A study that found significant under-representation of female lawyers in the country’s highest courts also shows that solving the issue is not just as simple as waiting for progress to naturally take its course.
The study, Gender Ratio of Counsel Appearing in Higher Courts, was funded by the New Zealand Law Foundation and carried out by the New Zealand Bar Association (NZBA). It showed that female barristers or solicitors made up 27% of lead counsel appearances before the Court of Appeal and the Supreme Court for the years 2012 to 2017. When Crown Law data is excluded, the figure dropped to 16%.
The findings stand in contrast to data showing roughly equal numbers of female and male lawyers practicing in the New Zealand. The results were worse than anticipated, said co-authors Jenny Cooper QC and Gretta Schumacher, who are members of the NZBA council.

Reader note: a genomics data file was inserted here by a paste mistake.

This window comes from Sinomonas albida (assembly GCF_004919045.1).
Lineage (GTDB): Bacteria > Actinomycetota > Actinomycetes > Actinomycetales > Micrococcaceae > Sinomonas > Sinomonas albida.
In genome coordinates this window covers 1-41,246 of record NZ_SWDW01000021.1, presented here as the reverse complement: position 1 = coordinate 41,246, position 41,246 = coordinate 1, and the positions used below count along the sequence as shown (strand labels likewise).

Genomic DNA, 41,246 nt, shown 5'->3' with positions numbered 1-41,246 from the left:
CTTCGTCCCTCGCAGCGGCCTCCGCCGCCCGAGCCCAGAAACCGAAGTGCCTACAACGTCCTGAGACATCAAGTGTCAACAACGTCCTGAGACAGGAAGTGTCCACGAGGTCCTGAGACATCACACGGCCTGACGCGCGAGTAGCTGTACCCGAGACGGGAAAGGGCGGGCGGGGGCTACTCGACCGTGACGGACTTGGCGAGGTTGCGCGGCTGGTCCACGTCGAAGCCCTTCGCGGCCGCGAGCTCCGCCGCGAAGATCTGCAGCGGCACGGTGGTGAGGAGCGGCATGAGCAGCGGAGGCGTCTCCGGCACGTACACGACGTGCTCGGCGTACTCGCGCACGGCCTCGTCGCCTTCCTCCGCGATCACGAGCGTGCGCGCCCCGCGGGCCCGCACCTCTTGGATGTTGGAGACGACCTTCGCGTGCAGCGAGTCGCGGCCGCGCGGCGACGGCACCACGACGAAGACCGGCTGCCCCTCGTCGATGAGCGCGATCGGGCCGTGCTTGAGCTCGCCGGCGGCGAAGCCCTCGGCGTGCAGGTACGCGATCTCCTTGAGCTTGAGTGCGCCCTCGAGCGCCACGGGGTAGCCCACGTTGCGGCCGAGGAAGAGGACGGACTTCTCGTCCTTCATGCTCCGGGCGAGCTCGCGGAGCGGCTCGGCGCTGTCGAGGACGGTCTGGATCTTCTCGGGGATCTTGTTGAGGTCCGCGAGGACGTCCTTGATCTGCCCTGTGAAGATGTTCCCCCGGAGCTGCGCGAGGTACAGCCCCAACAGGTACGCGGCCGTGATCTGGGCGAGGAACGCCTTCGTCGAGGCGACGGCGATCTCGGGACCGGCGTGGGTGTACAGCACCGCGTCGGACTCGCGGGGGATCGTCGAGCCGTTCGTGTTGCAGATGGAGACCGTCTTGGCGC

Cooper said that waiting is not an option and it’s time for the profession to actively change the state of affairs.
“The most shocking aspect is the absence of any material improvement over the six years that the study covers,” Cooper said. “This demonstrates the fallacy of the argument that it is just a matter of time and gender inequality will take care of itself. Active measures are needed to overcome entrenched attitudes that deprive women of opportunities to prove themselves as advocates.”
Clive Elliott QC, NZBA president, said that the profession urgently needs to do more.
“While many of us may have thought there was a gender imbalance for higher court legal representation, this research definitely confirms it. There has been a focus on trying to address the issue through gender-equitable briefing, but clearly the legal profession needs to do more, and move more quickly in order to create fairness and opportunity for women barristers and solicitors,” he said.
The authors said that it is difficult not to see the imbalance as a major roadblock to the progression of women to leadership and success in the profession.
“If women are not able to obtain opportunities to speak, develop and grow in their advocacy, and to demonstrate their skills in the public setting of the courtroom, this will not change quickly,” they wrote.